Smith v. Social Security Administration, No. 1:2016cv00150 - Document 15 (E.D. Ark. 2017)

Court Description: MEMORANDUM OPINION AND ORDER dismissing Smith's complaint; and denying all requested relief. Judgment will be entered for the Commissioner. Signed by Magistrate Judge Patricia S. Harris on 7/13/2017. (ljb)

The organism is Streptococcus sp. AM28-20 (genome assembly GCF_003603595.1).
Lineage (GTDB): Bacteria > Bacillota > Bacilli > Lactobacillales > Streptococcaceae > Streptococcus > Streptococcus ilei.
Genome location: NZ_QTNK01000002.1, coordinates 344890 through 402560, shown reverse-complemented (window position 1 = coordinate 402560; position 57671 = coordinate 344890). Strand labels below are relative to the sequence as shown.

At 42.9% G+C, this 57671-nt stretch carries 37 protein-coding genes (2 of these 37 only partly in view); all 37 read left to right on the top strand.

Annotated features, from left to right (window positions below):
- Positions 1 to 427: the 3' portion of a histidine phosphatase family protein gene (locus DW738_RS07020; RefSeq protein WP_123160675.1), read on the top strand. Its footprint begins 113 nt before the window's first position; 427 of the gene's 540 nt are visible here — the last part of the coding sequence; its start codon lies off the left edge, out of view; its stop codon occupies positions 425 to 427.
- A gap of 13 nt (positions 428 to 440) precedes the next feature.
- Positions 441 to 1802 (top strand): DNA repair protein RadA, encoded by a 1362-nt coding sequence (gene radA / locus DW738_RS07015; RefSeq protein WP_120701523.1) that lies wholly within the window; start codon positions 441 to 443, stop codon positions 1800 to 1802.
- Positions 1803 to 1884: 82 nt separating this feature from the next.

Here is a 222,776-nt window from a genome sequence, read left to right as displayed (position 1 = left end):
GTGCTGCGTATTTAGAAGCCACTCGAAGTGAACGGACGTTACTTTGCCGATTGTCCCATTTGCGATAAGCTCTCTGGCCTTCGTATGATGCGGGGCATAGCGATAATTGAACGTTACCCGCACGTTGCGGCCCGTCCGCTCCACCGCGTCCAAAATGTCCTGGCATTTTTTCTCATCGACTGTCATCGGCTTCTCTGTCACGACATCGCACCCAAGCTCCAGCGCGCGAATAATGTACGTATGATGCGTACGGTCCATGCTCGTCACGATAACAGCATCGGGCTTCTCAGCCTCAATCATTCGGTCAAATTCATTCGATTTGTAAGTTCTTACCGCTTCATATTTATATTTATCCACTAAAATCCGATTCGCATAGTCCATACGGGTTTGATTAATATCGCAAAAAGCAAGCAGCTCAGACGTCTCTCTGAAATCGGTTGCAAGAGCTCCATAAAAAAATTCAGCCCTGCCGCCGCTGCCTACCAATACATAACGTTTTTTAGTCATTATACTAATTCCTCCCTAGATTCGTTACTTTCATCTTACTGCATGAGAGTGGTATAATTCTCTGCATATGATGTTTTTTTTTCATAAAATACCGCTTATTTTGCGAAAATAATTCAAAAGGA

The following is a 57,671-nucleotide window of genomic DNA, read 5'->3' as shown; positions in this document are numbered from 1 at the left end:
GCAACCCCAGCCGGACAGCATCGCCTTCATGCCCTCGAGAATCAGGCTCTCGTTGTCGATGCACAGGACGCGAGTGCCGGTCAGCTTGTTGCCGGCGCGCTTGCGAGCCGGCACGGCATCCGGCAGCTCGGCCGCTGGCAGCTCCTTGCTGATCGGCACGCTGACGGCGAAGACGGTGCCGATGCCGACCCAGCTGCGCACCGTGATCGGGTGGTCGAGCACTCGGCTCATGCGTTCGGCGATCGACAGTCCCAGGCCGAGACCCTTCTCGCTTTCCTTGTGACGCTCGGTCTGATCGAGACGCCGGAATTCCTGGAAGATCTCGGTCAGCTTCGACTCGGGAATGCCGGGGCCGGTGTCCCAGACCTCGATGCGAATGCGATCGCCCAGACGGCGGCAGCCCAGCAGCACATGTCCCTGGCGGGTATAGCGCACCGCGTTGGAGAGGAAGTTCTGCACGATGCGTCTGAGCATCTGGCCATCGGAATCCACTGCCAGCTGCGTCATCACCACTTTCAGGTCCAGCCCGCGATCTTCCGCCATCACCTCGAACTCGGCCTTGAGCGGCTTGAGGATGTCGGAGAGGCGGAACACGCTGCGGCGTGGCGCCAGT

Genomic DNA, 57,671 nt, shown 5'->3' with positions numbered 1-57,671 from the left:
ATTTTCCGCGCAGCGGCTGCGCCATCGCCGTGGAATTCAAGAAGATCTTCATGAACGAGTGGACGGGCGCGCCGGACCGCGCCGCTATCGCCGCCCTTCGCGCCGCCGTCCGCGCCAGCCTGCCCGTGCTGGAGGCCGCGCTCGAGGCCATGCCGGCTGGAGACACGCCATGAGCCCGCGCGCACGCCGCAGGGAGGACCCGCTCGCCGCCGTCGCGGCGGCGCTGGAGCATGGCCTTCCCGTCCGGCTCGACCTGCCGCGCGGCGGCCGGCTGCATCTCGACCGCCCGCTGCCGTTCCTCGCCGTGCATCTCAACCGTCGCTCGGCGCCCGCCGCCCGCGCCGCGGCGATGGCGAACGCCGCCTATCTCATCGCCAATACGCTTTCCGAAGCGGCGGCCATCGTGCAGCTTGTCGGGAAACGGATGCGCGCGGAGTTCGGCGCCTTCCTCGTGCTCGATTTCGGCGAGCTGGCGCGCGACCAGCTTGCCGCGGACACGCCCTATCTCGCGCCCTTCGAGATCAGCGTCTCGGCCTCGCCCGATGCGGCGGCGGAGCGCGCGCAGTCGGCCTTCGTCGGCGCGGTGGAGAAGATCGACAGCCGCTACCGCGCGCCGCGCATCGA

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Smith v. Social Security Administration Doc. 15 IN THE UNITED STATES DISTRICT COURT EASTERN DISTRICT OF ARKANSAS NORTHERN DIVISION ELMER SMITH PLAINTIFF v. NO. 1:16-cv-00150 PSH NANCY A. BERRYHILL, Acting Commissioner of the Social Security Administration DEFENDANT MEMORANDUM OPINION AND ORDER Plaint iff Elmer Smit h (“ Smit h” ) began t his case by filing a complaint pursuant t o 42 U.S.C. 405(g). In t he complaint , he challenged t he final decision of t he Act ing Commissioner of t he Social Securit y Administ rat ion (“ Commissioner” ), a decision based upon findings made by an Administ rat ive Law Judge (“ ALJ” ). Smit h maint ains t hat t he ALJ’ s findings are not support ed by subst ant ial evidence on t he record as a whole. 1 It is Smit h’ s cont ent ion t hat his residual funct ional capacit y was erroneously assessed. He so maint ains for t he following t hree reasons: 1) t he record does not cont ain a physical or ment al residual funct ional capacit y assessment from a t reat ing or examining physician, 2) t here is not hing t o support t he ALJ’ s finding t hat Smit h is capable of performing t he st anding and walking requirement s of light work, and 3) Smit h has great er ment al limit at ions t han t he ALJ found. The quest ion for t he Court is whet her t he ALJ’ s findings are support ed by subst ant ial evidence on t he record as a whole. “ Subst ant ial evidence means less t han a preponderance but enough t hat a reasonable person would find it adequat e t o support t he decision.” See Boet t cher v. Ast rue, 652 F.3d 860, 863 (8t h Cir. 2011). 1 Dockets.Justia.com The ALJ is required t o assess t he claimant ’ s residual funct ional capacit y, which is a det erminat ion of “ t he most a person can do despit e t hat person’ s limit at ions.” See Brown v. Barnhart , 390 F.3d 535, 538-39 (8t h Cir. 2004). The assessment is made using all of t he relevant evidence in t he record, but t he assessment must be support ed by some medical evidence. See Wildman v. Ast rue, 596 F.3d 959 (8t h Cir. 2010). As a part of making t he assessment , t he ALJ must evaluat e t he claimant ’ s subj ect ive complaint s. See Pearsall v. Massanari, 274 F.3d 1211 (8t h Cir. 2001). The ALJ does so by considering t he medical evidence and evidence of t he claimant 's daily act ivit ies; t he durat ion, frequency, and int ensit y of his pain; t he dosage and effect iveness of his medicat ion; precipit at ing and aggravat ing fact ors; and f unct ional rest rict ions. See Id. at 1218 [cit ing Polaski v. Heckler, 739 F.2d 1320 (8t h Cir. 1984)]. Smit h alleged in his applicat ions for disabilit y insurance benefit s and supplement al securit y income payment s t hat he became disabled beginning on May 8, 2013. He alleged t hat he became disabled beginning on t hat dat e as a result of impairment s t hat include depression, diabet es, neuropat hy, hypert ension, j oint pain, right knee surgery, back pain, headaches, blurred vision, ost eoart hrit is, and degenerat ive disc disease. He ably summarized t he t est imonial, document ary, medical, and psychological evidence in t he record, see Document 13 at CM/ ECF 2-18, and t he Commissioner did not challenge t he summary or ot herwise place any of it in disput e. The Court accept s t he summary as a fair summat ion of all t he evidence. The summary will not be reproduced, save t o not e several mat t ers germane t o t he issues raised in t he part ies’ briefs. 2 On January 9, 2012, or approximat ely sixt een mont hs before t he alleged onset dat e, Smit h was seen by Dr. Michael Spat aro, M.D., (“ Spat aro” ) for a consult at ive examinat ion. See Transcript at 363-367. Spat aro assessed Smit h’ s ment al st at us/ psychiat ric condit ion and found not hing remarkable. Spat aro performed a physical examinat ion and found evidence t o subst ant iat e Smit h’ s complaint s of pain in his shoulders, lower back, hips, knees, and f eet . Spat aro offered t he following opinions regarding Smit h’ s abilit y t o perform work-relat ed act ivit ies: Based on t oday’ s examinat ion, I believe t he claimant has mild t o moderat e limit at ions t o sit , walk, and st and for a full workday secondary t o chronic lower back pain, hip pain, knee pain, and foot pain. He has mild t o moderat e limit at ions t o rout inely lift and carry heavy obj ect s secondary t o same, as well as int ermit t ent neck pain and shoulder pain bilat erally. There are no limit at ions t o hold a conversat ion and respond appropriat ely t o quest ions. There are no limit at ions t o carry out and remember inst ruct ions. ... See Transcript at 366. Bet ween Oct ober 12, 2012, and July 18, 2015, Smit h was seen at t he Whit e River Medical Cent er on what appears t o have been approximat ely sixt een occasions. See Transcript at 459-493 (10/ 12/ 2012-10/ 13/ 2012), 494-499 (12/ 09/ 2012), 506-510 (01/ 24/ 2013), 516-521 (04/ 14/ 2013), 528-535 (05/ 16/ 2013), 543-548 (05/ 19/ 2013), 550-558 (06/ 13/ 2013), 561-564 (10/ 03/ 2013), 369-379, 570-586 (10/ 31/ 2013- 11/ 04/ 2013), 621-624 (04/ 30/ 2014), 827-832 (06/ 21/ 2014), 1032-1034 (11/ 11/ 2014), 987-992 (06/ 15/ 2015), 1040-1044 (07/ 05/ 2015), 1104-1108 (07/ 18/ 2015), 1099-1102 (10/ 08/ 2015). He was seen for complaint s t hat included abdominal pain, elevat ed blood sugar, hallucinat ions, low back pain, headaches, right arm numbness, suicidal t hought s, dizziness, and leg pain. 3 The Whit e River Medical Cent er progress not es reflect , int er alia, t hat a CT scan of Smit h’ s lumbar spine was performed on June 13, 2013, aft er he inj ured his back in a fall. See Transcript at 558. The result s of t he t est ing revealed art hrit ic changes wit h small disc bulges at t he L3-4 and L5-S1 levels. Smit h was hospit alized at t he Whit e River Medical Cent er from Oct ober 31, 2013, t hrough November 4, 2013, aft er experiencing t hought s of suicide. See Transcript at 369-379, 570-586. A medical hist ory was compiled and included t he following selfreport s and observat ions: ... [Smit h] has had depression for some t ime now. He has mult iple medical problems, including diabet es, chronic pain, ost eoart hrit is, degenerat ive disc disease, and neuropat hy. At t his t ime, he is unable t o work, which has definit ely made his mood worse. He expresses some hopelessness and helplessness. He is on a variet y of different medicat ions, and t reat ment of his pain has been complicat ed. Thankfully, he has not used opioid medicat ions, and so t his is not an issue; however, he would like t o get some relief from his pain. He would cert ainly like t o go back t o work. He has not been able t o get disabilit y. He is current ly t aking aspirin, lisinopril, met formin and insulin; diclofenac for pain, amit ript yline for pain, Naprosyn for pain; simvast at in and fluoxet ine. See Transcript at 370. Dr. James St anley, M.D., (“ St anley” ) assessed Smit h’ s ment al st at us/ psychiat ric condit ion and observed t hat he was alert and fully orient ed and exhibit ed a depressed mood, a congruent affect , and a goal-direct ed and logical t hought process. St anley observed t hat Smit h “ appear[ed] t o funct ion wit hin t he broad limit s of average” cognit ive abilit y. See Transcript at 371. St anley addit ionally observed t hat Smit h’ s gait was wit hin normal limit s. St anley diagnosed, int er alia, a maj or depressive disorder. St anley cont inued Smit h’ s medicat ion, advised him t o follow-up wit h his primary care physician, and advised him seek ment al healt h t reat ment . 4 Smit h present ed t o t he Whit e River Medical Cent er on April 30, 2014, complaining of back pain. See Transcript at 621-624. He report ed t hat he had been experiencing pain for several years, and it was becoming progressively worse. He report ed t hat it was not cont rolled wit h rest , act ivit y modificat ion, or medicat ion. He report ed t hat aggravat ing fact ors included walking and st anding. Dr. Meraj Siddiqui, M.D., (“ Siddiqui” ) nevert heless observed t hat Smit h had a normal gait and st at ion and exhibit ed normal muscle st rengt h and t one in his ext remit ies. Siddiqui did observe, t hough, t hat palpat ion and hyperext ension of Smit h’ s lumbar facet j oint s produced low back pain. Siddiqui diagnosed back pain and recommended, int er alia, lumbar medial branch blocks. Smit h present ed t o t he Whit e River Medical Cent er on June 15, 2015, complaining of lower ext remit y pain. See Transcript at 987-992. Upon physical examinat ion, he was found t o have a normal range of mot ion in his ext remit ies and no neurologic abnormalit ies. Test ing revealed mild soft t issue swelling in his left leg. Smit h present ed t o t he Whit e River Medical Cent er on Oct ober 8, 2015, for cont inued complaint s of back pain. See Transcript at 1099-1102. Smit h report ed t hat his medicat ion included meloxicam, gabapent in, and Flexeril, and t he medicat ion had “ helped some.” See Transcript at 1099. Dr. Neeraj Kumar, M.D., (“ Kumar” ) observed t hat Smit h had pain wit h palpat ion of t he lumbar facet j oint s at L3-L4, L4-L5, and L5S1. Kumar diagnosed, int er alia, “ [l]umbosacral spondylosis wit hout myelopat hy,” lumbago, and chronic pain syndrome. See Transcript at 1101. His recommendat ions included lumbar medial branch blocks. Kumar st art ed Smit h on Tramadol, changed t he Flexeril t o t izanidine, but ot herwise cont inued him on his medicat ion. 5 Bet ween November 7, 2013, and March 11, 2014, Smit h was seen at Healt h Resources of Arkansas on what appears t o have been approximat ely seven occasions. See Transcript at 645-650 (10/ 31/ 2013), 644 (11/ 07/ 2013), 638-643 (11/ 12/ 2013), 635637 (11/ 27/ 2013), 634 (01/ 06/ 2014), 633 (01/ 21/ 2014), 631-632 (03/ 11/ 2014). The progress not es reflect t hat he repeat edly report ed a depressed mood, feelings of wort hlessness because he could not work, and, at t imes, suicidal ideat ions. He report ed t hat he had t rouble sleeping and maint aining concent rat ion. He also report ed becoming angry over small t hings. A maj or depressive disorder was diagnosed on at least t hree occasions, and it appears t hat he was t aking Prozac and amit ript yline during t hat period of t ime for his sympt oms, see Transcript at 640, 644. Bet ween February 19, 2014, and June 16, 2015, Smit h sought t reat ment for his leg problems on what appears t o have been approximat ely four occasions at t he Medical Park Ort hopaedic Clinic. See Transcript at 445-448 (02/ 19/ 2014) 449-452 (02/ 24/ 2014), 453-455 (02/ 27/ 2014), 1036-1038 (06/ 16/ 2015). An MRI revealed a right medial meniscus t ear, and surgery was performed on February 27, 2014, t o repair t he t ear. When he present ed on June 16, 2015, a rupt ured t endon in his left leg was diagnosed, and he was prescribed a walking boot . Bet ween April 30, 2014, and July 6, 2015, Smit h was seen at t he Oak Park Medical Office on what appears t o have been approximat ely six occasions. See Transcript at 678-682 (04/ 30/ 2014), 976-979 (05/ 21/ 2014), 944-948 (10/ 21/ 2014), 1077-1081 (11/ 18/ 2014), 1085-1087 (06/ 17/ 2015), 1091-1093 (07/ 06/ 2015). He was seen for complaint s t hat included depression; chest , back, and hand pain; anxiet y; headaches; abdominal pain; and problems relat ed t o his diabet es. 6 The Oak Park Medical Office not es reflect , int er alia, t hat when Smit h was seen on April 30, 2014, a musculoskelet al examinat ion produced largely normal findings. See Transcript at 678-682. He had normal st rengt h and t one in his lower ext remit ies, his gait was normal, and he was able t o st and wit hout difficult y. A ment al st at us examinat ion revealed t hat he was orient ed t o person, place, and t ime; his memory was int act ; and his at t ent ion and concent rat ion were wit hin normal limit s. On May 21, 2014, an Oak Park Medical Office advanced pract ice regist ered nurse (“ APRN” ) complet ed a migraine headache form on behalf of Smit h. See Transcript at 653. Smit h report ed having daily headaches for t wo t o t hree hours in durat ion but report ed good result s wit h ibuprofen. The APRN did not e, t hough, t hat Smit h had never been t reat ed for headaches at t he Oak Park Medical Office. Smit h was last seen at t he Oak Park Medical Office on July 6, 2015. See Transcript at 1091-1093. A musculoskelet al examinat ion revealed t enderness t o palpat ion in his spine, but he nevert heless had a full range of mot ion and normal st rengt h and t one. He had diffuse t enderness t o palpat ion in his lower left ext remit y, and mild pain was elicit ed on palpat ion of his left leg calf. A ment al st at us examinat ion was unremarkable. An assessment of Smit h’ s physical residual funct ional capacit y was made by t wo st at e agency physicians, Dr. Ronald Davis, M.D., (“ Davis” ), see Transcript at 101-104, 121-124, and Dr. Lucy Sauer, M.D., (“ Sauer” ), see Transcript at 145-147, 166-168. They opined t hat Smit h is capable of, int er alia, lift ing and/ or carrying t went y pounds frequent ly and t en pounds occasionally. They also opined t hat he is capable of st anding, walking, and sit t ing for about six hours in an eight hour workday but has limit at ions in his abilit y t o push and pull wit h his lower ext remit ies because of his knee surgery. 7 An assessment of Smit h’ s ment al residual funct ional capacit y was made by t wo st at e agency physicians, Dr. Jon Et ienne Mourot , Ph.D., (“ Mourot ” ), see Transcript at 104-106, 124-126, and Dr. Susan Daughert y, Ph.D., (“ Daughert y” ), see Transcript at 147-149, 168-170. They agreed t hat Smit h has moderat e limit at ions caused by depression and anxiet y but is capable of performing simple, repet it ive one t o t wo st ep t asks wit h limit ed public or int erpersonal cont act . The record cont ains a hist ory of Smit h’ s report able earnings for t he years 1980 t hrough 2015. See Transcript at 264-267. The hist ory reflect s t hat he had report able earnings t hrough 2010, alt hough he t est ified during t he administ rat ive hearing t hat he had self-employment earnings t hrough 2013. See Transcript at 43-44. Smit h and his wife complet ed a series of document s in connect ion wit h his applicat ions for disabilit y insurance benefit s and supplement al securit y income payment s. See Transcript at 281-292, 293-302, 303-305, 306-313, 314-315, 321-327, 350-351. In t he document s, it was represent ed t hat he was t aking prescript ion and overt he-count er medicat ion for insomnia, st omach problems, back and knee pain, diabet es, hypert ension, neuropat hy, depression, and high cholest erol. He represent ed t hat he can at t end t o his own personal care but cannot prepare meals or perform any house or yard work. Smit h has t rouble get t ing around, has no hobbies or int erest s, and does not engage in social act ivit ies. He prefers t o be left alone and t ypically spends t he day by himself. A t ypical day consist s of get t ing dressed, t aking his medicat ion, eat ing his meals, wat ching t elevision, and rest ing. He can lift bet ween fift een t o t went y pounds and can walk for about t en minut es before t he pain in his knees becomes so severe t hat he must st op and rest . 8 Smit h t est ified during t he administ rat ive hearing. See Transcript at 41-56. He was born on Oct ober 25, 1967, and was fort y-seven years old at t he t ime of t he hearing. He t ook special educat ion classes in school and only complet ed t he sixt h grade. He cannot read or writ e but can do basic mat hemat ics. He t ook insulin for his diabet es, which helped t reat t he impairment , but he st opped t aking t he medicat ion when his healt h insurance was cancelled. Wit hout t he insulin, he becomes forget ful and loses t rack of t hings. Smit h experiences neuropat hy, which causes his hands and feet t o hurt . He can be on his feet for about an hour before he experiences pain. He also experiences pain in his back, pain he at t ribut ed t o art hrit is. The ALJ found at st ep t wo t hat Smit h has severe impairment s in t he form of “ diabet es mellit us, obst ruct ive sleep apnea, residual of right knee surgery, hypert ension, obesit y, periodic limb movement disorder, anxiet y, and depression.” See Transcript at 14. The ALJ assessed Smit h’ s residual funct ional capacit y and found t hat he can perform “ less t han t he full range of light work ...” See Transcript at 24. The ALJ found t hat Smit h’ s impairment s cause t he following addit ional limit at ions: ... The claimant can occasionally st oop, kneel, crouch, and crawl. He cannot work around hazards such as unprot ect ed height s or dangerous machinery. He is limit ed t o performing simple, rout ine t asks. He is limit ed t o incident al int erpersonal cont act . He can t olerat e only occasional changes in a rout ine work set t ing. See Transcript at 24. In making t he foregoing findings, t he ALJ gave great weight t o t he opinions offered by Nix, Davis, Sauer, Mourot , and Daughert y. The ALJ found at st ep four t hat Smit h cannot ret urn t o his past relevant work but found at st ep five t hat t here was ot her work he can perform. 9 Smit h has limit at ions caused primarily by back pain, knee pain, and depression. The quest ion for t he ALJ was t he ext ent t o which t he limit at ions impact t he most Smit h can do. The ALJ incorporat ed limit at ions for t he impairment s int o t he assessment of Smit h’ s residual funct ional capacit y but found t hat he was not disabled for purposes of t he Social Securit y Act . The ALJ could find as he did because subst ant ial evidence on t he record as a whole support s his considerat ion of t he evidence and his assessment of Smit h’ s residual funct ional capacit y. The Court so finds for t hree reasons. First , t he ALJ adequat ely considered t he medical evidence relevant t o Smit h’ s physical limit at ions. For inst ance, t he ALJ not ed t he result s of t he June 13, 2013, CT scan which revealed art hrit ic changes in Smit h’ s back wit h small disc bulges at L3-4 and L5-S1. The ALJ not ed t hat Smit h underwent surgery on February 27, 2014, t o repair a right medial meniscus t ear, and Smit h report ed at a follow-up examinat ion t hat he was “ doing bet t er” but was st ill experiencing some pain. See Transcript at 682. The ALJ also not ed Siddiqui’ s observat ions during t he April 30, 2014, examinat ion, observat ions t hat Smit h had a normal gait and st at ion, normal muscle st rengt h and t one in his upper and lower ext remit ies, but palpat ion and hyperext ension of t he lumbar facet j oint s produced low back pain. The ALJ not ed t he findings of t he June 15, 2015, emergency room examinat ion, findings t he ALJ could and did charact erize as “ largely normal.” See Transcript at 26. The findings reflect t hat Smit h had a normal range of mot ion in his ext remit ies and no neurologic abnormalit ies. Test ing did reveal, t hough, mild soft t issue swelling in his left leg. When Smit h present ed t o t he Medical Park Ort hopaedic Clinic on June 16, 2015, a rupt ured t endon in his left leg was diagnosed, and he was prescribed a walking boot . 10 Clearly, Smit h has mild t o moderat e degenerat ive j oint disease. When he was seen at t he Oak Park Medical Office on April 30, 2014, t hough, a musculoskelet al examinat ion produced largely normal findings. Specifically, he had normal st rengt h and t one in his lower ext remit ies, his gait was normal, and he was able t o st and wit hout difficult y. When Smit h was seen on July 6, 2015, a musculoskelet al examinat ion revealed t enderness t o palpat ion in his spine and diffuse t enderness t o palpat ion in his lower left ext remit y. Nevert heless, he exhibit ed a full range of mot ion and normal st rengt h and t one. Second, t he ALJ adequat ely considered t he medical evidence relevant t o Smit h’ s ment al limit at ions. For inst ance, t he ALJ not ed t hat Smit h sought medical at t ent ion for suicidal ideat ions during 2013 and 2014. The ALJ could and did find, t hough, t hat Smit h’ s ment al and/ or cognit ive funct ioning event ually improved, part icularly aft er a five day hospit alizat ion. 2 When Smit h was discharged aft er t he five day hospit alizat ion, St anley observed t hat Smit h was alert and fully orient ed, had a congruent affect , a goal-direct ed and logical t hought process, but manifest ed a depressed mood. St anley addit ionally observed t hat Smit h “ appear[ed] t o funct ion wit hin t he broad limit s of average” cognit ive abilit y. See Transcript at 371. When Smit h was seen at t he Oak Park Medical Office on April 30, 2014, a ment al st at us examinat ion revealed t hat he was orient ed t o person, place, and t ime; his memory was int act ; and his at t ent ion and concent rat ion were wit hin normal limit s. When he was seen at t he Oak Park Medical Office on July 6, 2015, a ment al st at us examinat ion revealed unremarkable findings. “Because individuals with a mental illness may experience periods during which they are relatively symptom free,” the Court recognizes that “their level of functioning can vary significantly over time.” See Mabry v. Colvin, 815 F.3d 386, 392 (8th Cir. 2016). 2 11 Third, t he ALJ adequat ely considered t he non-medical evidence relevant t o Smit h’ s physical and ment al limit at ions. For inst ance, t he ALJ considered Smit h’ s daily act ivit ies. Alt hough Smit h can at t end t o his own personal care and represent ed he can lift bet ween fift een t o t went y pounds, he cannot prepare meals or perform any house or yard work. He has t rouble get t ing around, has no hobbies or int erest s, and does not engage in social act ivit ies. He prefers t o be left alone and t ypically spends t he day by himself. There is lit t le evidence, t hough, t o support such an ext reme limit at ion of his act ivit ies. It is conceivable t hat t he limit at ion of his act ivit ies is t he product of a personal choice and not t he result of his impairment s. Smit h t akes prescript ion medicat ion for his pain, and lumbar medial branch blocks have been recommended. Alt hough he report ed having severe headaches, he rarely sought t reat ment for t hem and report ed having good result s wit h ibuprofen. He t akes prescript ion medicat ion for his depression and anxiet y, medicat ion t hat has included Prozac, and he appears t o have gained some benefit from t he medicat ion. The ALJ gave lit t le ment ion t o t he remaining Polaski v. Heckler fact ors, but his failure t o give great er considerat ion t o t hose fact ors does not warrant a remand. The evidence relevant t o t he fact ors is minimal. Smit h challenges t he assessment of his residual funct ional capacit y because t he record does not cont ain a physical or ment al residual funct ional capacit y assessment from a t reat ing or examining physician. Alt hough it is t rue t hat t here is no such assessment , a remand is not warrant ed. “ [T]here is no requirement t hat a [residual funct ional capacit y] finding be support ed by a specific medical opinion,” see Hensley v. Colvin, 829 F.3d 926, 932 (8t h Cir. 2016), and t he record in t his case cont ains ample 12 evidence for t he ALJ t o have made an informed decision. Specifically, t he ALJ could and did rely upon t he findings and observat ions of t he medical professionals during t heir examinat ions of Smit h. The ALJ could and did also rely t o some ext ent upon t he opinions of t he st at e agency physicians, who opined t hat Smit h is capable of st anding, walking, and sit t ing for about six hours in an eight hour workday and is capable of performing simple, repet it ive one t o t wo st ep t asks wit h limit ed public or int erpersonal cont act . Smit h challenges t he assessment of his residual funct ional capacit y because t here is no evidence he is capable of sat isfying t he st anding and walking requirement s of light work. The ALJ, t hough, could find as he did. Smit h has back pain, but t he findings and observat ions of t he medical professionals wit h regard t o his gait , st at ion, range of mot ion, and muscle st rengt h and t one were largely unremarkable. Moreover, alt hough t he opinions of t he st at e agency physicians are cert ainly not ent it led t o great weight , t he ALJ could and did give t he opinions some weight . The physicians opined t hat Smit h is capable of performing t he requisit e st anding and walking. Smit h challenges t he assessment of his residual funct ional capacit y because he has great er ment al limit at ions t han t he ALJ found. The ALJ, t hough, could find as he did. It is t rue t hat Smit h sought t reat ment for his ment al impairment s on several occasions and was even hospit alized for suicidal ideat ions. The progress not es from his examinat ions at t he Oak Park Medical Office, t hough, cont ain unremarkable findings. Moreover, t he ALJ could and did rely t o some ext ent upon t he opinions of Mourot and Daughert y, bot h of whom opined t hat Smit h has moderat e limit at ions caused by depression and anxiet y but is capable of performing simple, repet it ive one t o t wo st ep t asks wit h limit ed public or int erpersonal cont act . 13 The governing st andard in t his case, i.e., subst ant ial evidence on t he record as a whole, allows for t he possibilit y of drawing t wo inconsist ent conclusions; it t herefore embodies a zone of choice wit hin which t he ALJ may decide t o grant or deny benefit s wit hout being subj ect t o reversal. See Culbert son v. Shalala, 30 F.3d 934 (8t h Cir. 1994). In t his inst ance, t he ALJ’ s assessment of Smit h’ s residual funct ional capacit y was wit hin t he zone of choice, and t he ALJ could properly find as he did. Smit h offers a second reason why t he ALJ’ s findings are not support ed by subst ant ial evidence on t he record as a whole. Smit h maint ains t hat t he record was not fully developed wit h respect t o his illit eracy. The Court cannot agree as t he record cont ains sufficient informat ion for t he ALJ t o have made an informed decision. 3 The ALJ considered Smit h’ s educat ion and found t hat he has a sixt h grade educat ion wit h some special educat ion classes, i.e., he has a “ marginal educat ion.” The ALJ’ s finding is consist ent wit h t he record. Moreover, it is wort h not ing t hat St anley observed Smit h t o be funct ioning wit hin t he broad limit s of average cognit ive abilit y. Alt hough Smit h has limit at ions caused by his educat ion, t he ALJ account ed for t hose limit at ions by rest rict ing Smit h t o t asks t hat are simple and rout ine, involve “ incident al int erpersonal cont act ,” and involve “ only occasional changes in a rout ine work set t ing.” On t he basis of t he foregoing, t he Court finds t hat t here is subst ant ial evidence on t he record as a whole t o support t he ALJ’ s findings. Smit h’ s complaint is dismissed, all request ed relief is denied, and j udgment will be ent ered for t he Commissioner. Error! Main Document Only.The ALJ has an obligation to fully develop the record, even if the claimant is represented by counsel. See Battles v. Shalala, 36 F.3d 43 (8th Cir. 1994). There is no bright line test for determining whether the ALJ fully developed the record; the determination is made on a case by case basis. See Id. It involves examining whether the record contains sufficient information for the ALJ to have made an informed decision. See Pratt v. Astrue, 372 Fed.Appx. 681 (8th Cir. 2010). 3 14 IT IS SO ORDERED t his 13t h day of July, 2017. ________________________________________ UNITED STATES MAGISTRATE JUDGE 15